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EU: Enlargement Threatens Most Candidates With Extra Costs

Last week, the European Commission submitted to the European Union member states a working document that for the first time sums up the full financial consequences of enlargement for potential new member states between 2004 and 2006. The calculations are based on the financing offer made by the commission in January. Although the offer has yet to be endorsed by the EU member states -- some of which object to extending EU farm subsidies to new members -- it has already been made clear by the commission that these terms are the best the candidates can get. RFE/RL looks at some of the assumptions and implications of the new document.

Brussels, 10 September 2002 (RFE/RL) -- The European Commission's so-called "working document" on the calculation of net budgetary balances for new members explains, for the first time, what the commission means when it says that enlargement should not leave the new members worse off in 2004, after accession, than they were in 2003.

This explanation will not please any of the candidates, all of which have said they are looking for significant improvements in their finances from the first year of enlargement onward.

In fact, the European Commission reckons the European Union will have a difficult time helping the new members make ends meet in 2004, with the situation improving a little over the next two years. What happens after 2006 is an open question at this point, as the EU budget for 2007 to 2013 has yet to be negotiated. By that time, the new members hope to be full partners at the negotiating table.

Until then, however, most of them will have a hard time avoiding paying more into the EU budget than they receive from it. Thus, the European Commission calculates that in 2004, only the three Baltic countries will see sizable improvements over 2003.

Lithuania stands to gain 138 million euros ($135.2 million); Latvia, 64 million euros; and Estonia, 42 million euros. Poland, by far the largest, and far from the richest, of the applicants, will net merely 24 million euros.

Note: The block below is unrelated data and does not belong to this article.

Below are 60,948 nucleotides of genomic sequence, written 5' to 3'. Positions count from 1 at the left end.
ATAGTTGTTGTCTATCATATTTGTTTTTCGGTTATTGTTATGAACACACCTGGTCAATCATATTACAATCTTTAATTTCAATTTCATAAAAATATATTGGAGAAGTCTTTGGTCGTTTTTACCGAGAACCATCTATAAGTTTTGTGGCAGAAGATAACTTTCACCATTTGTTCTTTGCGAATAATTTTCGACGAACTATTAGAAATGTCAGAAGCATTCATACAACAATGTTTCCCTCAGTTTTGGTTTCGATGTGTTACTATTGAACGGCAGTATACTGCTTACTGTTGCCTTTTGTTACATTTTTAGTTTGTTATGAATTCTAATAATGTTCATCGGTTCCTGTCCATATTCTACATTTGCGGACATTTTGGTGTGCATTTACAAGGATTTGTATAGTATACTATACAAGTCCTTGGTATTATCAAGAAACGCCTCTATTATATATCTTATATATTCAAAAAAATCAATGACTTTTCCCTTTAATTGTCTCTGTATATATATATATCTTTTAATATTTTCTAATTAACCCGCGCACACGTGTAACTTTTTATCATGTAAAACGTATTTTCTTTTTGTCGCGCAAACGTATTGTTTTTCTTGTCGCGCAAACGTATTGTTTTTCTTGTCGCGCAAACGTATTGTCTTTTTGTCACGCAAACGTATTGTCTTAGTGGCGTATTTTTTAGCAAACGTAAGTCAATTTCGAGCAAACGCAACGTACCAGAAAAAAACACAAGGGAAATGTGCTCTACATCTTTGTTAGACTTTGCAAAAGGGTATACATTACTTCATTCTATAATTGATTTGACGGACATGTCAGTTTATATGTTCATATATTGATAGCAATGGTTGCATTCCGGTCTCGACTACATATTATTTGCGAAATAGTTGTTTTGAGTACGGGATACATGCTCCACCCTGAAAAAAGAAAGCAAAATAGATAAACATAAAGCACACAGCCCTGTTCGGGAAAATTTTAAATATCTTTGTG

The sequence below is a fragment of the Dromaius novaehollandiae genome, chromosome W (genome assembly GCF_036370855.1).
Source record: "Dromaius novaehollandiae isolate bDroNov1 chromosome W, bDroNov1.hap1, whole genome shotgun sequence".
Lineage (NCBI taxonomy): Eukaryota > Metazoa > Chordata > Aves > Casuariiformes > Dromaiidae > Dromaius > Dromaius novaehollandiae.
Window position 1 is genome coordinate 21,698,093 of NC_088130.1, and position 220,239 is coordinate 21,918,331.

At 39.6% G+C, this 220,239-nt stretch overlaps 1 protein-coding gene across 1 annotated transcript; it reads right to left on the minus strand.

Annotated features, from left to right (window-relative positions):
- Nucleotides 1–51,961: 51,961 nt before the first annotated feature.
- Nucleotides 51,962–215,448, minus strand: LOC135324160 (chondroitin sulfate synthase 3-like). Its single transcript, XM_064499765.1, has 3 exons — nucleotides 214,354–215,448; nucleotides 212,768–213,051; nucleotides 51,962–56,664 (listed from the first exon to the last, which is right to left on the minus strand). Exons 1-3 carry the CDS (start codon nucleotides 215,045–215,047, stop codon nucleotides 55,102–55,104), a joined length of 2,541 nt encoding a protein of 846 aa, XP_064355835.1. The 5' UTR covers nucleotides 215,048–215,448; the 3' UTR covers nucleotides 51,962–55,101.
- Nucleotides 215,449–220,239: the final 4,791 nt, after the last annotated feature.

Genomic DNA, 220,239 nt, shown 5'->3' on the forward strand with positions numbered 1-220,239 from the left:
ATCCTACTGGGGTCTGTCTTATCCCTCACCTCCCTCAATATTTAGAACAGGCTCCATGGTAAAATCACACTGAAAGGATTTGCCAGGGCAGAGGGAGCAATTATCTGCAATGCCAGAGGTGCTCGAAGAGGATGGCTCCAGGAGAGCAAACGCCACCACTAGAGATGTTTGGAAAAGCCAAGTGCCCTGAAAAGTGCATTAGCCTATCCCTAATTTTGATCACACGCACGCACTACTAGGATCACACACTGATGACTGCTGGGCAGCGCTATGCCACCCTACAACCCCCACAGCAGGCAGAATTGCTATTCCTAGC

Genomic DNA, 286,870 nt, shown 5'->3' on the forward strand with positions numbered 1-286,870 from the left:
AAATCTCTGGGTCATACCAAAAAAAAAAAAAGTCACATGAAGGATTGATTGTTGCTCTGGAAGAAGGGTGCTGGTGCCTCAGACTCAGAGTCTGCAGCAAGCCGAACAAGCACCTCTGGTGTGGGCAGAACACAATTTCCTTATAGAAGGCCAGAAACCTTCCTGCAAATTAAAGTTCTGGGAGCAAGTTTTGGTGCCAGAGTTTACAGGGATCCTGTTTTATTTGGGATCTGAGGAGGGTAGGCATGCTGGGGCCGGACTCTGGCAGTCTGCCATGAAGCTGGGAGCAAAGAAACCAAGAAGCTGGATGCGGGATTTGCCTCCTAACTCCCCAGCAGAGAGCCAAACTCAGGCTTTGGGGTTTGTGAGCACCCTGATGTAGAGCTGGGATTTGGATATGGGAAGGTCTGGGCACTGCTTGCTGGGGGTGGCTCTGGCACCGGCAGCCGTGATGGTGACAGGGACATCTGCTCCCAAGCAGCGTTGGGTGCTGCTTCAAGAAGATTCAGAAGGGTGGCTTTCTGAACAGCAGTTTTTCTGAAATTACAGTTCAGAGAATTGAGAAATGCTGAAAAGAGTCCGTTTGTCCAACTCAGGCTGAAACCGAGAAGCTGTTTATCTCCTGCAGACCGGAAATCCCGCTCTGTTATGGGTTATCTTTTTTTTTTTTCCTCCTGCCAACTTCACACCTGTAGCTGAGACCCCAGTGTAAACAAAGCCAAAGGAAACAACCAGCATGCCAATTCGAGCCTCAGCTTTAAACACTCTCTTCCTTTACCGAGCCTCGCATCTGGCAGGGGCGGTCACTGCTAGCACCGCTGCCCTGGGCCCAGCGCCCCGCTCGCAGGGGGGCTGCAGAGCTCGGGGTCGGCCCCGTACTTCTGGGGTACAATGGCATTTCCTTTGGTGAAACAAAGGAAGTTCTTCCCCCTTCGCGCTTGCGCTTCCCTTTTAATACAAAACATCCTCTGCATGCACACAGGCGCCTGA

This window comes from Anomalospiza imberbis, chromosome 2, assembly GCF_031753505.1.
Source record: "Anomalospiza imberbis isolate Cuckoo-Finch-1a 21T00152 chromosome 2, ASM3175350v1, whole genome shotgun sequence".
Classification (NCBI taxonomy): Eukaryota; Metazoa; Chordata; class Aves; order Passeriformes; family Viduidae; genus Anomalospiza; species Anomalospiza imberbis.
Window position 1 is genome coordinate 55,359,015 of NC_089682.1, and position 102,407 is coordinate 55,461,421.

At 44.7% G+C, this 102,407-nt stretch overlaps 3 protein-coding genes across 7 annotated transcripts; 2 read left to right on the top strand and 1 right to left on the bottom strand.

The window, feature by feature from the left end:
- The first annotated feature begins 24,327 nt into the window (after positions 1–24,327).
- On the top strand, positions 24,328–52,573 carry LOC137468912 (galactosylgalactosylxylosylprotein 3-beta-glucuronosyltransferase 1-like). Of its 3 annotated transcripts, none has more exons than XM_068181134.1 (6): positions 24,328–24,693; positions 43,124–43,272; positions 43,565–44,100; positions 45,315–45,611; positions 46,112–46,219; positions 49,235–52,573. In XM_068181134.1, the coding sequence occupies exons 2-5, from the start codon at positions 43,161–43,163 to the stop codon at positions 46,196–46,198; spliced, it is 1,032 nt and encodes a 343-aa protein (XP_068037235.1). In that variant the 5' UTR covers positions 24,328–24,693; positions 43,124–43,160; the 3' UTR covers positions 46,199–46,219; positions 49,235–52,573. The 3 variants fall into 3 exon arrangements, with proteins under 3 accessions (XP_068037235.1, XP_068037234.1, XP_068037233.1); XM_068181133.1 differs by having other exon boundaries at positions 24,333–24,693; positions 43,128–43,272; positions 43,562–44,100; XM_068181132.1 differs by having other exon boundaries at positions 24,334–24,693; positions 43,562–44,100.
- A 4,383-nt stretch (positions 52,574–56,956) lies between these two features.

All the others -- Cyprus, Malta, Slovenia, Hungary, the Czech Republic, and even Slovakia -- could lose out, according to the projections.

Naturally, no one expects these countries to give in without a fight. Conveniently, the commission's January financing offer for enlargement includes an 800 million-euro "overhang" -- more or less equivalent to the aggregate negative balance foreseen for Cyprus, Malta, Hungary, and the others.

According to the commission's working paper, seen by RFE/RL, the root cause of the problem is not the lack of funds, but their slow movement. For example, the commission offers the new members 25 percent of the EU's farming subsidy levels in 2004. Due to what is called "budget lag," however, none of this money can be paid out in 2004. Similarly, only 35 percent of the EU's envisaged rural-development aid for 2004 can be paid out in the course of that year.

In the case of the so-called "structural funds," 16 percent of the 2004 allocations can be released that year in the form of advance payments, whereas none of the money for "cohesion funds" will be available for that year.

Lithuania, with its special nuclear-safety program for the dismantling of the Ignalina power plant, is in a slightly better position, with 36 percent of the 2004 "safety-program" funds being available already that year.

The commission document assumes the flow of funds will speed up in 2005 and 2006, but even then, a major part of the new members' income will come from late payments for allocations made for 2004.

The new member states' budgets will be boosted for a few years after accession by late receipts of preaccession aid, but the budget lag means again that sometimes allocations for 2001 and 2002 will only materialize in 2006.

Conversely, the new members are expected to assume full responsibility for their own financial membership obligations. From 2004 onward, they will be making full contributions to the EU budget, which demand the same percentage of their gross national products (GNP) as the contributions made by current EU members.

The new members will also hand over most of their value-added-tax receipts, although they will benefit from an existing capping mechanism that allows poorer members to pay less.

Finally, the candidates are expected to participate fully in financing the roughly 3 billion-euro annual "rebate" that Britain negotiated in 1984. The new member states are among those expected to pay nearly 500 million euros a year toward the costs of the rebate, which are shared among the member states, old and new, according to the size of their GNP. Poland, for example, would contribute 232 million euros; the Czech Republic, 80 million; Slovakia, 27 million; Lithuania, 16 million; Latvia, 10 million; and Estonia, 7 million euros.

Intriguingly, some of the current net contributors to the EU budget -- Germany, the Netherlands, Austria, and Sweden -- have negotiated a reduction in their share of the British rebate payments. According to commission calculations, the new members will in addition need to share the extra burden generated by these reductions.